I haven’t had time to take a deeper look at pixel art this way, so I’ll try it right now with level design. Here, then, are some levels from various games that stand out to me for whatever reason; the feelings they evoke when I think about them; and my best effort at unearthing some design principles from those feelings.

[blog] Digital painter rundown

Another patron post! IndustrialRobot asks:

You should totally write about drawing/image manipulation programs! (Inspired by https://eev.ee/blog/2015/05/31/text-editor-rundown/)

This is a little trickier than a text editor comparison — while most text editors are cross-platform, quite a few digital art programs are not. So I’m effectively unable to even try a decent chunk of the offerings. I’m also still a relatively new artist, and image editors are much harder to briefly compare than text editors…

Right, now that your expectations have been suitably lowered:

[blog] Teaching tech

A sponsored post from an anonymous patron:

I would kinda like to hear about any thoughts you have on technical teaching or technical writing. Pedagogy is something I care about. But I don’t know how much you do, so feel free to ignore this suggestion :)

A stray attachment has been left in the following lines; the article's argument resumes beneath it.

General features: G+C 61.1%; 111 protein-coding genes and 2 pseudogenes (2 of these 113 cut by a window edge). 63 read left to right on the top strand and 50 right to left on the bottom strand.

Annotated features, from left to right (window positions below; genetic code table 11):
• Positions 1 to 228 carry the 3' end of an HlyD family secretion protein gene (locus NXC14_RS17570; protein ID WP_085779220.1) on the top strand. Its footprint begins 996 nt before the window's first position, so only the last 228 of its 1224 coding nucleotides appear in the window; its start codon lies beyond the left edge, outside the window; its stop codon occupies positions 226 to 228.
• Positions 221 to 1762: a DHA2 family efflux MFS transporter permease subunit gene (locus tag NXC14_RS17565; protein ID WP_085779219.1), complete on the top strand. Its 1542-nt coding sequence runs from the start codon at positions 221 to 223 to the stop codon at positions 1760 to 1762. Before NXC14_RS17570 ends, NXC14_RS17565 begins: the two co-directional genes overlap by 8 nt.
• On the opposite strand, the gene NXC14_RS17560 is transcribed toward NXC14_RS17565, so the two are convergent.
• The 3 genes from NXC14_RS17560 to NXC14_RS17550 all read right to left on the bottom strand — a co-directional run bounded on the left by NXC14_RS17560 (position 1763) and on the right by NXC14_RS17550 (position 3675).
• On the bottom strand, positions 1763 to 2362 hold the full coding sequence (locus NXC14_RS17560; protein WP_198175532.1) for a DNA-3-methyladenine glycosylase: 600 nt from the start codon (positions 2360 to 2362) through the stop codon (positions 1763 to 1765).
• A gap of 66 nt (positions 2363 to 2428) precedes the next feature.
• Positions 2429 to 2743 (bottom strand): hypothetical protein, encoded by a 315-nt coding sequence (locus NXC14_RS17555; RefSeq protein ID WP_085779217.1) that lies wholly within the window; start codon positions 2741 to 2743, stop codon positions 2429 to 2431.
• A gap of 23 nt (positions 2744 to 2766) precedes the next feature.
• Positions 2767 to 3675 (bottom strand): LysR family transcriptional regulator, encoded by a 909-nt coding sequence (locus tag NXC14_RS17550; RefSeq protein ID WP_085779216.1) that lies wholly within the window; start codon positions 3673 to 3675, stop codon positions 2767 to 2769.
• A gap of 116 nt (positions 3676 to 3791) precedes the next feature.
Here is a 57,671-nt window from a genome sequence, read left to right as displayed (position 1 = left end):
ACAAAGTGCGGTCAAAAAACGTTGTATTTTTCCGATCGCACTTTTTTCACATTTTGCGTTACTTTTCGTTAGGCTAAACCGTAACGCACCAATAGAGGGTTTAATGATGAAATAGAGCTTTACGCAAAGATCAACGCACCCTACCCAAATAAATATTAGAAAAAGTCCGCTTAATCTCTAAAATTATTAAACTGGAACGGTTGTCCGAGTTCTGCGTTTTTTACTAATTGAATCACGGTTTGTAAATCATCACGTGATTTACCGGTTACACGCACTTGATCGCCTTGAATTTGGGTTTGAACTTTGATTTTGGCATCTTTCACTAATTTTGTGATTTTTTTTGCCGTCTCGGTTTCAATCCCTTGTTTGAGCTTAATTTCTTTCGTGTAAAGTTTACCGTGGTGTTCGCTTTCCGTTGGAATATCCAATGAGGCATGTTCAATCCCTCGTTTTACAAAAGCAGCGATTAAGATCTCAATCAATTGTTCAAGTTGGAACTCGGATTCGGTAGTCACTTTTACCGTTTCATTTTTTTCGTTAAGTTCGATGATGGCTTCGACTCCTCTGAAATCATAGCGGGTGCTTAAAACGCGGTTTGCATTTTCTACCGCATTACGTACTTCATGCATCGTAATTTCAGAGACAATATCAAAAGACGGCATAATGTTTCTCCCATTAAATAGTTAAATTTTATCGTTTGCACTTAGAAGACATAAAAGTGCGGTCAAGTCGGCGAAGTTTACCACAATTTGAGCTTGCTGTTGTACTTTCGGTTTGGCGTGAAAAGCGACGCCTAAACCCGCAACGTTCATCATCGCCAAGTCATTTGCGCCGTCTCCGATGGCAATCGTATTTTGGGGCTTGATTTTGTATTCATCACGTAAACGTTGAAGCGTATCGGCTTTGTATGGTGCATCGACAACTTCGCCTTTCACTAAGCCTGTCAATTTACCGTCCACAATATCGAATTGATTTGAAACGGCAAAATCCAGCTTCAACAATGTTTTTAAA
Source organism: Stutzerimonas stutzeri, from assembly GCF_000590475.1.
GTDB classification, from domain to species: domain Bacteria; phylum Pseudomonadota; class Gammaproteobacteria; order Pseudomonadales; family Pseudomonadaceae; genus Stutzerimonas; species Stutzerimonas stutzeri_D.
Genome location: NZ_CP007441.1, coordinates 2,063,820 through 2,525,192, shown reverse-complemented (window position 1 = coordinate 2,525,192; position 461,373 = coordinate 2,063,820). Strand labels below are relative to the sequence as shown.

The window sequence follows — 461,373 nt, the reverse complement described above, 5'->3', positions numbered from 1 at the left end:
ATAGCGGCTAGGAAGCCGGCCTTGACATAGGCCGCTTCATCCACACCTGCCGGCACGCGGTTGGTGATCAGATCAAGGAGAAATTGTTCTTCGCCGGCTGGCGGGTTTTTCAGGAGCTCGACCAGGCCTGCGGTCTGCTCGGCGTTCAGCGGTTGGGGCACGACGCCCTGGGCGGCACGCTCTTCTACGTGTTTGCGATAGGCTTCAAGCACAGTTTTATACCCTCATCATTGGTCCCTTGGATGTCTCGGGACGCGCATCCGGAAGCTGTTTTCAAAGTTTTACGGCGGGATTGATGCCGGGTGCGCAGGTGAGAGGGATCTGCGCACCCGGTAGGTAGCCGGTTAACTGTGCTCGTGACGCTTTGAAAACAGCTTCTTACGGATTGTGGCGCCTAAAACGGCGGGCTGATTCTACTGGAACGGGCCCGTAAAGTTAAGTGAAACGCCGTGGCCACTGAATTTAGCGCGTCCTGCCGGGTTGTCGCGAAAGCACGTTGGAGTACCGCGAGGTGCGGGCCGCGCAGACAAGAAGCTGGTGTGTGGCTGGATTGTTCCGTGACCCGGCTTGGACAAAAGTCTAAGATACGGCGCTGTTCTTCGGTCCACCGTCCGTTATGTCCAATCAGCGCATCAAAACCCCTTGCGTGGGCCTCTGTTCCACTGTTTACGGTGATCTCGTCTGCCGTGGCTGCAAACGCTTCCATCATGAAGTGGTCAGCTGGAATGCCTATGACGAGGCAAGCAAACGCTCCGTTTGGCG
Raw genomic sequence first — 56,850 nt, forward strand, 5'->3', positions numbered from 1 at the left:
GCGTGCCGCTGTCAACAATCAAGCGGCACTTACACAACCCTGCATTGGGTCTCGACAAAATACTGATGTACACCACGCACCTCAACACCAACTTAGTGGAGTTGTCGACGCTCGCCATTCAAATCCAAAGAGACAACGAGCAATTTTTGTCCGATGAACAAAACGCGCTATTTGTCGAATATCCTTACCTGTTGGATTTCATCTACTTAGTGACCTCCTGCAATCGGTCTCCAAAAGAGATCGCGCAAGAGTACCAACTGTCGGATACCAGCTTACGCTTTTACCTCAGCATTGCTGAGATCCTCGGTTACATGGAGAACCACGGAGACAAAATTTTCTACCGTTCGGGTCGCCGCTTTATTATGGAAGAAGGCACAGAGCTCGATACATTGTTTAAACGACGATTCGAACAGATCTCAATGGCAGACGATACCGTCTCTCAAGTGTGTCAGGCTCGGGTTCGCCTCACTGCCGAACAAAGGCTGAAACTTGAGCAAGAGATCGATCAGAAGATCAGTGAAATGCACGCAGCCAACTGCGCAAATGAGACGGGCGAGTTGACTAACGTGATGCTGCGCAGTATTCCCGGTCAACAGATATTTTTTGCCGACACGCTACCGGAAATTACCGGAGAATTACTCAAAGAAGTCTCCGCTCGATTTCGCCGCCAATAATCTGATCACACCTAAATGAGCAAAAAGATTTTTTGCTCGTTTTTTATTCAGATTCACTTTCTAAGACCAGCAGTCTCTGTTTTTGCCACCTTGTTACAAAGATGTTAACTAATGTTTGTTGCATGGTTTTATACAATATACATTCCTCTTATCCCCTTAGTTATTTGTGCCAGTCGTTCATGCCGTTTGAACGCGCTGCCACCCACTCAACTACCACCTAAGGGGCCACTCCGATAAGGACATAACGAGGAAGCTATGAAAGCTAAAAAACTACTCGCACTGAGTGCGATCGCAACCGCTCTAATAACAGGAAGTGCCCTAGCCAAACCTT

Good news: I care enough that I’m trying to write a sorta-kinda-teaching book!

Ironically, one of the biggest problems I’ve had with writing the introduction to that book is that I keep accidentally rambling on for pages about problems and difficulties with teaching technical subjects. So maybe this is a good chance to get it out of my system.

[blog] Why LÖVE?

This month, IndustrialRobot asked my opinion of FOSS game engines — or, more specifically, why I chose LĂ–VE.

The short version is that it sort of landed in my lap, I tried it, I liked it, and I don’t know of anything I might like better. The long version is…

[blog] Let’s stop copying C

Ah, C. The best lingua franca we have… because we have no other lingua francas. Linguae franca. Surgeons general?

C is fairly old — 44 years, now! — and comes from a time when there were possibly more architectures than programming languages. It works well for what it is, and what it is is a relatively simple layer of indirection atop assembly.

Alas, the popularity of C has led to a number of programming languages’ taking significant cues from its design, and parts of its design are… slightly questionable. I’ve gone through some common features that probably should’ve stayed in C and my justification for saying so. The features are listed in rough order from (I hope) least to most controversial. The idea is that C fans will give up when I call it “weakly typed” and not even get to the part where I rag on braces. Wait, crap, I gave it away.

[blog] Embedding Lua in ZDoom

I’ve spent a little time trying to embed a Lua interpreter in ZDoom. I didn’t get too far yet; it’s just an experimental thing I poke at every once and a while. The existing pile of constraints makes it an interesting problem, though.